CSE891: Algorithms and Probabilistic Models in Computational Biology
Credits: 3 (count towards the "theory" area of the "breadth requirement")
Instructor: Yanni Sun (ude.usm|nusinnay#ude.usm|nusinnay)
Tentative schedule: M W 12:40 pm - 2:00 pm
Biological sequence analysis: probabilistic models of proteins and nucleic acids by Richard Durbin, Sean R. Eddy, Anders Krogh, and Graeme Mitchison
This course focuses on commonly used probabilistic models and algorithms in computational biology. Both canonical methods and their potential applications to new problems in computational biology will be covered. Fox example, we will have in-depth covering of various sequence alignment algorithms and also explore how to adapt them for short-sequence mapping problem, which is often needed to analyze high-throughput sequencing data sets.
Topics covered include sequence alignment algorithms, motif finding (e.g. Gibbs sampling algorithm), protein sequence functional analysis HMM, profile HMM, position specific weight matrix, pHMM-pHMM alignment), noncoding RNA identification (stochastic context-free grammar), and some commonly used algorithms such as expectation-maximization algorithms, conditional random fields, etc.
This course can help you achieve following goals: (1) understand active research problems in computational biology; (2) become more efficient when reading research papers in computational biology; (3) obtain in-depth understanding of important computational methods and probabilistic models in computational biology or related fields. In particular, for students with biology backgrounds, this course will provide you an opportunity to look into the "black box" of many popular bioinformatics tools.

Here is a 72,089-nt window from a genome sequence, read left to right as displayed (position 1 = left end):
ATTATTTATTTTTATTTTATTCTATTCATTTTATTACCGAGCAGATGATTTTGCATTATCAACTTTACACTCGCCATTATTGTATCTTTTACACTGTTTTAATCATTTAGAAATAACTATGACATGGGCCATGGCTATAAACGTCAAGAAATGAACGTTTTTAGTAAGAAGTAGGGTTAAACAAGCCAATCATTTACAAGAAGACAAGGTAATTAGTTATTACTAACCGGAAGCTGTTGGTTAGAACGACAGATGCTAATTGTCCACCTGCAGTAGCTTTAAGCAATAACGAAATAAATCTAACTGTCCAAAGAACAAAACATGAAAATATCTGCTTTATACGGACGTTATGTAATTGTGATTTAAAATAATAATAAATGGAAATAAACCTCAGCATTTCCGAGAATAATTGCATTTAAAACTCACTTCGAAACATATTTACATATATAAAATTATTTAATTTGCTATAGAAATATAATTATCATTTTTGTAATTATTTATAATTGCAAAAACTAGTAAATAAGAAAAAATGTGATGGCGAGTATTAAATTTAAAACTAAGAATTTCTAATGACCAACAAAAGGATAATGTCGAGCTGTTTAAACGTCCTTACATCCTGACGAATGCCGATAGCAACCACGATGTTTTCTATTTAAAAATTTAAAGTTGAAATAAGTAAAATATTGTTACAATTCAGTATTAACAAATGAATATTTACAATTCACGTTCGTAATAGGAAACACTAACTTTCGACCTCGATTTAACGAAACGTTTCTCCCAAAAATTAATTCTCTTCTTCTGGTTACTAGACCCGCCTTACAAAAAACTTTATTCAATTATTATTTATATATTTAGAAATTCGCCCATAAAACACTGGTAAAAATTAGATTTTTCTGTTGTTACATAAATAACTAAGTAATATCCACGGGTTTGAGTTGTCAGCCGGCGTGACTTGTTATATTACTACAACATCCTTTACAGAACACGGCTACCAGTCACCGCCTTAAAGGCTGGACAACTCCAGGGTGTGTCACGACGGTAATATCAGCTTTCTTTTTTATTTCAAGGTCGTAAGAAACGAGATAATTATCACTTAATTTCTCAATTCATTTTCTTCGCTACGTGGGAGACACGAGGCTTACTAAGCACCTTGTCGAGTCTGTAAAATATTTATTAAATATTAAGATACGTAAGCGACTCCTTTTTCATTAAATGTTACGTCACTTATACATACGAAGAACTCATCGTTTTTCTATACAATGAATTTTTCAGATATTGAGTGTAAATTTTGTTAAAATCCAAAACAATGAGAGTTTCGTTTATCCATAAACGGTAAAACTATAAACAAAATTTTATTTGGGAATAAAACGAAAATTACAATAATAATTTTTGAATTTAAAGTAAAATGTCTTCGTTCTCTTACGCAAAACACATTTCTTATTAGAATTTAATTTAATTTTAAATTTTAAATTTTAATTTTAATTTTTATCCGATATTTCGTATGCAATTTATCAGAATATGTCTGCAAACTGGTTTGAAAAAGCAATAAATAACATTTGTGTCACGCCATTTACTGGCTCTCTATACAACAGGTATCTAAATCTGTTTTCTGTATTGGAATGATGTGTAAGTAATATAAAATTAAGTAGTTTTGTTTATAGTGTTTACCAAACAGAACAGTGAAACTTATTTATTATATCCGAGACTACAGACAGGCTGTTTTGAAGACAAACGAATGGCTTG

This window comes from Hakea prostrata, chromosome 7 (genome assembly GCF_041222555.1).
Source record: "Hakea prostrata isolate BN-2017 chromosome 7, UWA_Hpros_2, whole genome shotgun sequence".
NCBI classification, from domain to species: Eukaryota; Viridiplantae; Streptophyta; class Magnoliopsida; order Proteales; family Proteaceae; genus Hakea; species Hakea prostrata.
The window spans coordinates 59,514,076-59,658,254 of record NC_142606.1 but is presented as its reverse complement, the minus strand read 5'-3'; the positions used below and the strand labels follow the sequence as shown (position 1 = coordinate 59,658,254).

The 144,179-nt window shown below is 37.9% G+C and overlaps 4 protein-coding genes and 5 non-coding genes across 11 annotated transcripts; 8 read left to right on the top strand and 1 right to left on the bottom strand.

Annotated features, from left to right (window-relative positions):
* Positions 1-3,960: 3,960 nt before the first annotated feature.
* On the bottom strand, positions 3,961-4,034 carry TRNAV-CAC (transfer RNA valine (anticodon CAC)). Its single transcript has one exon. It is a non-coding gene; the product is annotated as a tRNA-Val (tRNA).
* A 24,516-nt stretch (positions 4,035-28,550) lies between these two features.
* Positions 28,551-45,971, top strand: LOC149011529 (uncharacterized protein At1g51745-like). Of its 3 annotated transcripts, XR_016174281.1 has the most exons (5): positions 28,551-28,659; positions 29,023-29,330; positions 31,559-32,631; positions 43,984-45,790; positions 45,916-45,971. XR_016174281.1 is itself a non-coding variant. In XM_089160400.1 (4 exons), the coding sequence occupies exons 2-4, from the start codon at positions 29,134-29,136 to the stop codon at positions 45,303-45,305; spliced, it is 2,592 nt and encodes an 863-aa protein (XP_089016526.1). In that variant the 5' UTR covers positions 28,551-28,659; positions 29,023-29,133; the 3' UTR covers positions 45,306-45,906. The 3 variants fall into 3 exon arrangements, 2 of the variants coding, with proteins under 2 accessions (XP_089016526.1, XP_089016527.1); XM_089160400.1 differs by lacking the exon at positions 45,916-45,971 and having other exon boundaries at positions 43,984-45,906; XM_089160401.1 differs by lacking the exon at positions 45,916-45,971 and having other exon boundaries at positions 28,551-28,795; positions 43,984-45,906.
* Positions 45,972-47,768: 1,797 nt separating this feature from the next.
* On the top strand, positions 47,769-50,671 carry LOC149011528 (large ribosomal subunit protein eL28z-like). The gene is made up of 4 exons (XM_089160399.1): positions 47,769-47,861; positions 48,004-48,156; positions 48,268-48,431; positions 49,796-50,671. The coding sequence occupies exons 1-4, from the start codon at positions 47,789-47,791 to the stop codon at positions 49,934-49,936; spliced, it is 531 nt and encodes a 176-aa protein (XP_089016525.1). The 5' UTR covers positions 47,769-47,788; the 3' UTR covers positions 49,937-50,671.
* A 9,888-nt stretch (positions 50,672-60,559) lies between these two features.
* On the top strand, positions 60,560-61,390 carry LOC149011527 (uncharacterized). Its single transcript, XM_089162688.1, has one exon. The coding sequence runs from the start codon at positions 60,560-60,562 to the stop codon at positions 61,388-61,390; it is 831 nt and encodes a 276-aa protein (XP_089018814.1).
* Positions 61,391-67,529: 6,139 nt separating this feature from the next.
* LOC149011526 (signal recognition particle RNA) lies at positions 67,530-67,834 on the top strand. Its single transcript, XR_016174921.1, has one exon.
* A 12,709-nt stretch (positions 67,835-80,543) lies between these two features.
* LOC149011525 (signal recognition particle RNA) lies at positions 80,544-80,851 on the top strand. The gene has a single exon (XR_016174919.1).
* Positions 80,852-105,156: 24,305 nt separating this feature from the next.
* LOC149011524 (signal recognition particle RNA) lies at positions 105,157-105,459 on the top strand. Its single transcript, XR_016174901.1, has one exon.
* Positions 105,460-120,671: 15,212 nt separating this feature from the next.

Prior programming experience is expected for this course. Any programming language is fine, including C/C++, Matlab, Java, Python, perl, etc.
This course contains about 6 homework assignments and a final project. Each homework assignment requires students to solve a well-defined computational biology problem using real biological data. In addition, students are expected to write critics for related research papers. The final project will be a group project; collaborations between students with different backgrounds are encouraged.
—- Comparative sequence analysis and its applications
Pairwise sequence alignment: the scoring model, alignment algorithms, BLAST and heuristic alignment algorithms, E-value computational and significance of alignment scores
Multiple sequence alignment
Short-sequence mapping algorithm
—- Motif finding algorithms
—- Protein sequence classification and functional analysis
- Hidden Markov models
- Profile HMM and the associated algorithms such as the Viterbi algorithm, forward algorithm, EM algorithm and Baum-Welch algorithm, Dirichlet mixtures
—- Protein-coding gene finding
- Gene finding and pairwise HMM
- Conditional random fields
—- Phylogenetic inference
—- RNA sequence analysis
- RNA secondary structure
- Stochastic context-free grammar
- Noncoding RNA gene finding